Twelve top European football clubs have agreed to found a Super League as soon as possible, the clubs announced in a joint statement late on Sunday.
The founding clubs of the mid-week league were listed to include English Premier League clubs Manchester United and Manchester City, Arsenal, Liverpool, Tottenham and Chelsea.
The others are Italy’s Juventus and Milan clubs AC and Inter, and the Spanish trio of FC Barcelona, Real Madrid and Atletico Madrid.
“It is anticipated that a further three clubs will join ahead of the inaugural season, which is intended to commence as soon as practicable,” the 12 clubs said in a joint statement.
Reported to be financially very lucrative, the project does not have the support of football’s governing bodies.
Ahead of the announcement, UEFA and football leagues and federations from England, Italy and Spain spoke of “a cynical project”.
They described it as “a project that is founded on the self-interest of a few clubs at a time when society needs solidarity more than ever.”
Fifteen of the 20 participating clubs are to be permanent members, and the remaining five will “qualify annually based on achievements in the prior season,” the statement said.
According to the New York Times the new league would “generate hundreds of millions of dollars in additional revenue for the participating teams.”
The club’s are already the richest clubs in the sport.
2019/2020 UEFA Champions League winners Bayern Munich and finalists Paris Saint-Germain (PSG) are said not to be among the clubs who have signed up or expressed interest.
In a statement released before the announcement, UEFA and football leagues and federations from England, Italy and Spain spoke.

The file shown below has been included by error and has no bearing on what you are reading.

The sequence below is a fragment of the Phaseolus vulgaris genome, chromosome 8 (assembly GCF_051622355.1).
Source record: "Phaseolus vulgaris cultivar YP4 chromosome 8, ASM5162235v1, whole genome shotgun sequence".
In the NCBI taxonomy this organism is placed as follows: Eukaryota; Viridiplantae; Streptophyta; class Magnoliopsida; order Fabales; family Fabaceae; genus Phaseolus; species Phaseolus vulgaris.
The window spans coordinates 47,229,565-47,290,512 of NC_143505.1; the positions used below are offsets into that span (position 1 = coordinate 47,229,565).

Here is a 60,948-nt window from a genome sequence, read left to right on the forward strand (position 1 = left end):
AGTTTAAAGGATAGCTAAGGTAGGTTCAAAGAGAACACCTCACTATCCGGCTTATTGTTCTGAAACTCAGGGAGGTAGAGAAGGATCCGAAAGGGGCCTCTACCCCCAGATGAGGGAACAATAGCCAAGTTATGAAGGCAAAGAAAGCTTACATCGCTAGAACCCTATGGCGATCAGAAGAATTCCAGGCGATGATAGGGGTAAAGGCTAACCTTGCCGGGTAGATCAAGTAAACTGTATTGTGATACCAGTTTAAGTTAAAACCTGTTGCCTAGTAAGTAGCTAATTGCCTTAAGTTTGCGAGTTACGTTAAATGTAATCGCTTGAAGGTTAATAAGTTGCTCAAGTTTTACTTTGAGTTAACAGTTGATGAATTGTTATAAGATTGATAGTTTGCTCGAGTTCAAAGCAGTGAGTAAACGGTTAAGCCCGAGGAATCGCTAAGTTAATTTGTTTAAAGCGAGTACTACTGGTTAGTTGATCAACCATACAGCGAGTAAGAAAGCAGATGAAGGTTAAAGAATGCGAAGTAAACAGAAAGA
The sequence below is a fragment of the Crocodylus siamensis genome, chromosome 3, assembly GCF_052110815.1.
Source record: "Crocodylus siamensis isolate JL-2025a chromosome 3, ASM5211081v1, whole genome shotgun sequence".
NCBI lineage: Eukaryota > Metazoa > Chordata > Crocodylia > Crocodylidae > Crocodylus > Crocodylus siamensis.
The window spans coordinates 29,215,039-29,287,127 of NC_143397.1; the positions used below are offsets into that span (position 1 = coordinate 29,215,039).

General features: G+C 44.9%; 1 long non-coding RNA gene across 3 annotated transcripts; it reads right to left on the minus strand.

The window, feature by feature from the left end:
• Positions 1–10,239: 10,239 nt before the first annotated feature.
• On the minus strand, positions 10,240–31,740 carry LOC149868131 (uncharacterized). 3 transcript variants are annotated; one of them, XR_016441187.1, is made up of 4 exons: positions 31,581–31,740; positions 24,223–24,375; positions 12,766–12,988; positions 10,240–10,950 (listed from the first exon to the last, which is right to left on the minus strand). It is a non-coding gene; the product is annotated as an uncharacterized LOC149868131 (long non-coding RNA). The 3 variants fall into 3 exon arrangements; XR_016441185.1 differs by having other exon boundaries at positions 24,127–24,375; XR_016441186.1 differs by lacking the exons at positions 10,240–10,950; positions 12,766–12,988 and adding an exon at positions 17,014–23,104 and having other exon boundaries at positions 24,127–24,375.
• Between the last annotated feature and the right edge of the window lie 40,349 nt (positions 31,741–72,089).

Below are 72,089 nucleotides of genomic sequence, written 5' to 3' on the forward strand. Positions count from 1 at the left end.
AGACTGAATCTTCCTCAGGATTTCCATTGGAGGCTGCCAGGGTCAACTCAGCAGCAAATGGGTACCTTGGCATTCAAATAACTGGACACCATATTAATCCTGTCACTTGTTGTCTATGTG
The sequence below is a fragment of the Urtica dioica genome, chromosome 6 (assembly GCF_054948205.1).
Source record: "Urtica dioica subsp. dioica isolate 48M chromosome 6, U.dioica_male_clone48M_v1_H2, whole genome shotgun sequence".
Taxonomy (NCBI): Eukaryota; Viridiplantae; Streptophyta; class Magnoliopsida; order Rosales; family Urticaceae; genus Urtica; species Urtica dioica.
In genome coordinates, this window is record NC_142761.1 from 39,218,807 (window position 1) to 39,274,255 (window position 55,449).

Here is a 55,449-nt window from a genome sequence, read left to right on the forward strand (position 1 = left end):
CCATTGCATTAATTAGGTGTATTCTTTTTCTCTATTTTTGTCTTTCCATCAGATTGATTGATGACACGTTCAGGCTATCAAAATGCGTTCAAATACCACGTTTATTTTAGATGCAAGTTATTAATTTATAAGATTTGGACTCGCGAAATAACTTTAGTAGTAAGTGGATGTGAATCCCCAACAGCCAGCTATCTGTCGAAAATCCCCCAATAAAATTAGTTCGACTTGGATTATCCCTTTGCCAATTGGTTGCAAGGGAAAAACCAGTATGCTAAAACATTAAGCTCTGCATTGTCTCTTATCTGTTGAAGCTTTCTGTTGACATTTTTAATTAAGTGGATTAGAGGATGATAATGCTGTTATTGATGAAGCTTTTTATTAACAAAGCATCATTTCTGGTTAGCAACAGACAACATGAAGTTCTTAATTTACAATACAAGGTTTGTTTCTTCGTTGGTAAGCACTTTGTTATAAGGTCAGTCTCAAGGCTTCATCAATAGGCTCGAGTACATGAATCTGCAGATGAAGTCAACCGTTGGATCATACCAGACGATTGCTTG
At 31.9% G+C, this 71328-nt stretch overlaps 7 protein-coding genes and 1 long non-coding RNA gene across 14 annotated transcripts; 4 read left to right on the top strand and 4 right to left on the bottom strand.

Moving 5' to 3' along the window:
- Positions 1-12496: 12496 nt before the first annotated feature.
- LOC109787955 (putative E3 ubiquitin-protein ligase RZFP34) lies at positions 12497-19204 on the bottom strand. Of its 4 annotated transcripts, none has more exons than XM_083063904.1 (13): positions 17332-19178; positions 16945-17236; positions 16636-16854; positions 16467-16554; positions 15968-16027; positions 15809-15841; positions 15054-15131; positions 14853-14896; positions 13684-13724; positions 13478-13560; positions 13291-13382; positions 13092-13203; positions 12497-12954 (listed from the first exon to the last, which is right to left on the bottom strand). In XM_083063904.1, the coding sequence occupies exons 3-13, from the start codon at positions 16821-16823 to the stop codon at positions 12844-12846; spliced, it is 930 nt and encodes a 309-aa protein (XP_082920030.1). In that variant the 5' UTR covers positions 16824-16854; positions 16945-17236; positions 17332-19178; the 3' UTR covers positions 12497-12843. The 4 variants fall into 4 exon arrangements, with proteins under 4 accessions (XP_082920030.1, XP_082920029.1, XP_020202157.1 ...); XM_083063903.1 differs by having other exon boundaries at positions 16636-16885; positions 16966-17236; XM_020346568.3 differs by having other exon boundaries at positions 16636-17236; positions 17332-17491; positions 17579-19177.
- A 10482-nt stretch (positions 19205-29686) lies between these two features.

“As previously announced by FIFA and the six Federations, the clubs concerned will be banned from playing in any other competition at domestic, European or world level.
“Their players could be denied the opportunity to represent their national teams.
“We thank those clubs in other countries, especially the French and German clubs, who have refused to sign up to this.”
Before the announcement the Premier League in England said it “condemns any proposal that attacks the principles of open competition and sporting merit.”
“These are at the heart of the domestic and European football pyramid.”
The Football Association (FA) in England also condemned the plans and German Football League chief Christian Seifert spoke of his body’s opposition.
“We reject any kind of European Super League concept” which would “irreparably damage the national leagues as the basis of European professional football.”
The latest development comes on the eve of a UEFA executive committee meeting.
The meeting, apart from finalising the host cities for the summer’s Euro tournament, is also to approve a Champions League reform from 2024 onwards.
The powerful European Club Association (ECA) and UEFA’s club competitions committee were reportedly in agreement Friday about the reform.
Under this, the elite event is to be increased from 32 to 36 teams and each team plays 10 instead of six group games in what is known as “the Swiss model.”
Two of the additional four clubs are to controversially come via historic results not through qualification via domestic action.
The large number of additional matches is a threat to domestic competitions.
Fan groups have also voiced their dissent, with an even bigger outcry expected if a Super League becomes reality.
The reports said that European officials were discussing counter measures which could include banning Super League clubs from next season’s Champions League.
“We will consider all measures available to us, at all levels, both judicial and sporting in order to prevent this from happening.
“Football is based on open competitions and sporting merit; it cannot be any other way,” the UEFA statement said.
“We call on all lovers of football, supporters and politicians, to join us in fighting against such a project if it were to be announced.
“This persistent self-interest of a few has been going on for too long. Enough is enough.”